Right off Reisterstown Road, a popular thoroughfare located in the heart of Baltimore, MD, there is a furniture store that has been claiming to be “going out of business” for as long as I can remember! I’ve driven past that store literally dozens of times, and each time, upon seeing the “going out of business” sign, I feel a little sad for them, and also feel like I want to go in to get a good closeout deal on some furniture.

Just recently, though, as I was driving (yet again) past the store, for some reason I decided to read the sign again, and what I noticed was shocking. The sign did not actually say, “Going out OF business,” rather, it said, “Going out FOR business.”

Using falsified advertisements to lure customers into a store is not something new. In fact, the Wall Street Journal reported about a store that opened up in Texas a few years ago that was literally called, “Going Out of Business.” After a short while, the Better Business Bureau forced the owner of the store to change the store’s name. “I understand the desire to stay in business,” the BBB official that busted the store told the Journal. “But you can’t do it by going out of business.”

I thought this was such a good mussar for life. You cannot stay in business by going out of business! To excel and succeed at life, you must toil, be involved, and stay in the game. You must work hard, put in the effort, and be busy. You must be honest and true with yourself.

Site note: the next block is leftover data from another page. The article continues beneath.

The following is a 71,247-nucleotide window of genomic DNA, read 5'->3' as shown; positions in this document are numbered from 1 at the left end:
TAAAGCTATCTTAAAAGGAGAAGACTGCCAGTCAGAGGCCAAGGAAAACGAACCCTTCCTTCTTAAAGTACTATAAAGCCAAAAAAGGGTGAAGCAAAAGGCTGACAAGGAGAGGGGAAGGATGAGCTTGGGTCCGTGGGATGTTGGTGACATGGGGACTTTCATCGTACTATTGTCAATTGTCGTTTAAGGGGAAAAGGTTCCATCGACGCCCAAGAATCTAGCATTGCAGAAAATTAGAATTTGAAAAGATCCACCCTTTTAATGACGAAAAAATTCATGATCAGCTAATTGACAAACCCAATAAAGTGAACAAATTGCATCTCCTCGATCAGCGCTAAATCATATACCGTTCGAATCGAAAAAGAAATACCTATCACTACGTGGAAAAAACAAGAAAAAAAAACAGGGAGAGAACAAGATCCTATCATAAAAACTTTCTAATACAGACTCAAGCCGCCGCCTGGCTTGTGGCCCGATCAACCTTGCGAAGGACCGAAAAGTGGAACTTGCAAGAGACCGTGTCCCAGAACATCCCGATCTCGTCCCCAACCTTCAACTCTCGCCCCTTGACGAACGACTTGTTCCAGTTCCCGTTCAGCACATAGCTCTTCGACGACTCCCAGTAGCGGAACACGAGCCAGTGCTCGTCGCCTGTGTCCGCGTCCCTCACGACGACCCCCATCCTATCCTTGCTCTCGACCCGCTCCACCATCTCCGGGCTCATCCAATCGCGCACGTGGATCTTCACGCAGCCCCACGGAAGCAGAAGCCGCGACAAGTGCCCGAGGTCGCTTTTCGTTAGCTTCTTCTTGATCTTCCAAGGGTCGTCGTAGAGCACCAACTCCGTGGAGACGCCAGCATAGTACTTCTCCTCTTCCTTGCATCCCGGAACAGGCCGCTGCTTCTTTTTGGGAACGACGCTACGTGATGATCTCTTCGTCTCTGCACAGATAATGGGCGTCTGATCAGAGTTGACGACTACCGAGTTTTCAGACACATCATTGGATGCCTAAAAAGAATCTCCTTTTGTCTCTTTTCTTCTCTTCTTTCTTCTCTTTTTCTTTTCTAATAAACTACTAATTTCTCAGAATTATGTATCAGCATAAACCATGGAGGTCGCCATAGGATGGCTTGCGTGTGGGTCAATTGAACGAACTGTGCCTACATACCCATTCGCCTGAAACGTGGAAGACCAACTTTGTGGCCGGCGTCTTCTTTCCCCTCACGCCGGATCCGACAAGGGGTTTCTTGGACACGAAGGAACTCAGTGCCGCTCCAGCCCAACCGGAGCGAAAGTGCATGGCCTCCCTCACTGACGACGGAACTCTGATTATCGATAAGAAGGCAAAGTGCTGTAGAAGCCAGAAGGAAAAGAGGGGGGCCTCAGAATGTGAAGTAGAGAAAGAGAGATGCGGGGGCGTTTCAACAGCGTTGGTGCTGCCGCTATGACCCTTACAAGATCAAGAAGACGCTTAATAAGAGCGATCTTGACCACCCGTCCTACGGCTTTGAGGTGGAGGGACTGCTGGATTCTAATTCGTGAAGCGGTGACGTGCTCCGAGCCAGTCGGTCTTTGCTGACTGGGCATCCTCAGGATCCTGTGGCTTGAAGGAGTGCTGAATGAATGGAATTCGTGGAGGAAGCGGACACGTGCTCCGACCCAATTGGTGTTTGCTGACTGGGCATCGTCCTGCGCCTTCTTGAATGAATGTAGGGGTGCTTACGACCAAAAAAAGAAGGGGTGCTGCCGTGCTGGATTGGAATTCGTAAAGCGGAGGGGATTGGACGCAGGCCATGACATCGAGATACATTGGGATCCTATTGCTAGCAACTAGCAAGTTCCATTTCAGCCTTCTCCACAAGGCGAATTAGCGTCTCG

Playing games, falsifying advertisements, and luring in customers through schemes, might make you a few dollars in the short term. But in the long term, eventually the business that claims it is “Going out FOR business” will most likely go out OF business.

In this week’s Parshah, Korach gathers 250 people to rebel against Moshe and Aharon, the leaders of the Jewish people. Korach claimed, “We are all holy. Why should Moshe and Aharon be the leaders!”

On the surface, the claim of Korach sounds legitimate and in line with everything we know about Torah and Judaism. The Torah itself refers to every member of the Jewish people as “holy.” But therein lies the tremendous danger of Korach and how he was able to gather so many followers to rebel against the bona fide leaders of the Jewish people. He used normal, rational, and relatable words. “We are all holy!” Everyone heard that and thought, “Ya! He’s right! We are all holy!” But it was a scheme; it was politically motivated, and egotistically inspired. It was a false advertisement of what the Torah truly means when it says, “You shall be holy!”

Of course, every Jewish person is holy. That is not a question. But there are various levels of holiness and each person must stay in their lane, zone, and ground. Every person has their place, their position, and their space to complete their Divine mission. We are all holy, true. But we are not all equal. We each have our own unique mission to achieve and accomplish.

Let us strive to work hard, apply effort, and put our best foot forward in our Avodas Hashem. Our job is to be honest with ourselves, live with personal integrity, and do the best that we can.

If you are a yid with a Neshama, you are in a safe spiritual marketplace. You are never truly going out of business. Stay connected. Stay truthful. Stay holy.

Have a holy Shabbos!